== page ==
Death Cafe comes to life

Waihi Leader - - News - By ME­LANIE CAMOIN news@wai­

A Death Cafe´ will be held next month in Waihi.

Bron­wyn An­nand and Ca­role Spice want to break the taboo of death, and say what is bet­ter than “hav­ing a cuppa and talk­ing about it,” Bron­wyn says.

The first Coro­man­del Death Cafe´ is on Satur­day Septem­ber 8 at Raw Ar­ti­san Mar­ket Place.

This meet-up is part of a global move­ment where peo­ple meet so­cially to talk about as­pects of dy­ing and death.

Bron­wyn says it is rein­tro­duc­ing a topic which is taboo in the so­ci­ety.

“Euro­pean pop­u­la­tion es­pe­cially do not have the cul­ture of death.

“Nowa­days, we be­lieve in sci­ence and com­pe­tence. This will be dealt with.

It’s some­thing we see in movies a lot and we per­ceive death as a fail­ure,” she says.

From her 30 years of ex­pe­ri­ence as a health pro­fes­sional, Bron­wyn says we are not pre­pared enough to talk about death.

“When I was work­ing in an in­ten­sive care unit and on­col­ogy in Melbourne Hos­pi­tal, my main task was to have that awk­ward con­ver­sa­tion with pa­tients.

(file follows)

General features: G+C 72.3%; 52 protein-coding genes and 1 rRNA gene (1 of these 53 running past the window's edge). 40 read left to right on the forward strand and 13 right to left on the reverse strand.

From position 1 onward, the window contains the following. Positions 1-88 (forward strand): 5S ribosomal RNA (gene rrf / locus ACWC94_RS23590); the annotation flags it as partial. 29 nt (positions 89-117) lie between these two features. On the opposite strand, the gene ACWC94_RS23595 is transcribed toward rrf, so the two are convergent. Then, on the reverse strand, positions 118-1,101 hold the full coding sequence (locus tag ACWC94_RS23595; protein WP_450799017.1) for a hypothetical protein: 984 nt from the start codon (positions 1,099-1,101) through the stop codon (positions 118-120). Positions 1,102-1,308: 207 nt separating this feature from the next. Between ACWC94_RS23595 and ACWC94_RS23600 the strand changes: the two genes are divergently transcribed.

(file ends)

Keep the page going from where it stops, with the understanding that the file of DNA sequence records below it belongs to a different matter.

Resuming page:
“It is hard as no one is used to talk­ing about it,” she says.

Death Cafe´ helps “nor­malise” death as part of a dis­cus­sion, shar­ing ex­pe­ri­ences with peo­ple from all walks of life.

“It can turn into a funny and up­lift­ing con­ver­sa­tion and we learn from each other.”

But Death Cafe´ is not a grief sup­port group, the or­gan­is­ers say.

“It’s not grim or mor­bid. “No­body who comes to Death Cafe has an un­nat­u­ral fas­ci­na­tion in death. There are some real heart­felt mo­ments here,” Ca­role says.

Most Death Cafe mem­bers are in­spired by the fact that no one knows how long they have and they ap­pre­ci­ate their life, mak­ing the most of every day, she says.

Ca­role and Bron­wyn are also fa­cil­i­tat­ing the Tau­ranga-based Death Cafe´ which meets every six weeks. The Tau­ranga group has 168 mem­bers aged be­tween 18 and 96.

The Death Cafe model was de­vel­oped by Lon­don­ers Jon Un­der­wood and Sue Barsky Reid, based on the ideas of Swiss so­ci­ol­o­gist and an­thro­pol­o­gist Bernard Cret­taz.

Ca­role, who started the lo­cal group in 2016 with Grace McGre­gor, is an in­ter­faith min­is­ter. She’s worked as a fu­neral and mar­riage cel­e­brant, and was al­ways in­ter­ested in what hap­pens when we die. She be­lieves life and death go hand in hand, but she also has an en­vi­ron­men­tal con­cern.

“We only have so much time on this earth. Re­lat­ing to en­vi­ron­men­tal prob­lems such as ex­tinc­tion of an­i­mals and pol­lu­tion, my view is we are act­ing as if life is lim­it­less.

“Be­cause we are tak­ing death out of our con­ver­sa­tions there is no aware­ness that there’s an end,” Ca­role says.


Fa­cil­i­ta­tor of Waihi’s first Death Cafe, Bron­wyn An­nand.

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